New York (November 2, 2009)–API Audio turned 40 this year with a big shindig at AES 2009, featuring slide guitar master Sonny Landreth with special guests Bob Weir of the Grateful Dead and comedian-musician Reverend Billy C. Wirtz.
API president Larry Droppa and co-founder Saul Walker, originator of many of API’s enduring designs, joined all of the API employees at the party and some 1,200 industry friends at the event, held at the Roseland Ballroom in New York City. “We gave away every laminate we had, and people were asking for more,” laughed Droppa. “Everyone had a great time and kept stopping by our booth for the remaining two days of the show to say, ‘thank you!’ I can’t think of a better way to have celebrated our 40th anniversary than with so many of our friends.”
At the FOH position, Dave Natale, house mixer for the Rolling Stones, Fleetwood Mac, and Tina Turner (to name a few) used an API 1608 analog console. With a gear-hungry crowd in attendance, Droppa drew winning names for an API 3124+ four-channel mic pre, an API 7600 channel strip, and an API A2D mic pre and analog-to-digital converter. Back at AES, Bob Weir told the press about his newly-purchased surround-sound-capable API Vision console, joining three officials from the Berklee College of Music as they spoke about their own new API Legacy consoles. In addition, the new API 527, a single-channel module based on the 225L discrete channel compressor, garnered several show awards.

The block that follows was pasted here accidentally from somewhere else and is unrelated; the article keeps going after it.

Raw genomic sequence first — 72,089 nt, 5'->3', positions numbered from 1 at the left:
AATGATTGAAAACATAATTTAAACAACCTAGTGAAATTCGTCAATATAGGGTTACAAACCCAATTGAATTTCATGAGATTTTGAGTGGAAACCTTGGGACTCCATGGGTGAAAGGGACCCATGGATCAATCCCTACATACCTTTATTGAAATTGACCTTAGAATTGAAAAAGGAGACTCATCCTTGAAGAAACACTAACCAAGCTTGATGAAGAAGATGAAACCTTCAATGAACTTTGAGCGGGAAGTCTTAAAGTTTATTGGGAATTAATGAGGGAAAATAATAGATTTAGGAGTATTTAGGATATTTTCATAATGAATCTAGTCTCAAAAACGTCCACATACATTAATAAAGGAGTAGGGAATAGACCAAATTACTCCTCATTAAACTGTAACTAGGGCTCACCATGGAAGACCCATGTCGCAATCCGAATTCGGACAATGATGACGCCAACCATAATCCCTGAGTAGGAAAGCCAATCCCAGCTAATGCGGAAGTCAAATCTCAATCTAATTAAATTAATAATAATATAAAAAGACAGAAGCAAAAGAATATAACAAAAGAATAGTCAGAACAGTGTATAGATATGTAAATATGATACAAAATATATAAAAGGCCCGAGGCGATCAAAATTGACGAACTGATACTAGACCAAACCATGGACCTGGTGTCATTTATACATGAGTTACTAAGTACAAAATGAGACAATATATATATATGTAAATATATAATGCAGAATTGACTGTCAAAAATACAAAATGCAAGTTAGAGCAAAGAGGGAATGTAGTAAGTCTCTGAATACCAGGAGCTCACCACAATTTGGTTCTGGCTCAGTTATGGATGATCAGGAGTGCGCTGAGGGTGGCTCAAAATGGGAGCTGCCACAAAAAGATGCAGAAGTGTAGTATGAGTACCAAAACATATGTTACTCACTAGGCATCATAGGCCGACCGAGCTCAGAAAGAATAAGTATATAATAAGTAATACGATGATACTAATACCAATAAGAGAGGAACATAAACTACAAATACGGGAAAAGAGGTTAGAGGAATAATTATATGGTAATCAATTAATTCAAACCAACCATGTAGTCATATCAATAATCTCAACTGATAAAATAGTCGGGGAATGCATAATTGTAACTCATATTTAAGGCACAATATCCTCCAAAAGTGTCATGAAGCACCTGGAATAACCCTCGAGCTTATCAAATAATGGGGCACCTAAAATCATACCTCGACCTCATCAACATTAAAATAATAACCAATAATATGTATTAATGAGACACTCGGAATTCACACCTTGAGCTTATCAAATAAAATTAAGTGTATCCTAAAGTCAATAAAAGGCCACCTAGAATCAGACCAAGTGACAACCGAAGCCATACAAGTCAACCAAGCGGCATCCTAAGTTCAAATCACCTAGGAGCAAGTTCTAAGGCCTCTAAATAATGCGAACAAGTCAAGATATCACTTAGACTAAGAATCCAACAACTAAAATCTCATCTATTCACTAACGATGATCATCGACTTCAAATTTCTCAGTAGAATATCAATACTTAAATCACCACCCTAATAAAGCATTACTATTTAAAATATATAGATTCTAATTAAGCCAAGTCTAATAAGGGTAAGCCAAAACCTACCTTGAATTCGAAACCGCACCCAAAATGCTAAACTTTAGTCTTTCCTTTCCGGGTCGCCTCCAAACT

Droppa felt that despite the economic downturn and predictions to the contrary, AES was quite successful overall. It was smaller, but that imbued it with the energy and vibe of the older AES shows, for which many are nostalgic. Qualified buyers combed the floor, which made the attendees’ gravitational pull to “gear chat” often more than just chat. In all, an awesome event at a much better than expected show made 2009 another great year to remember for API.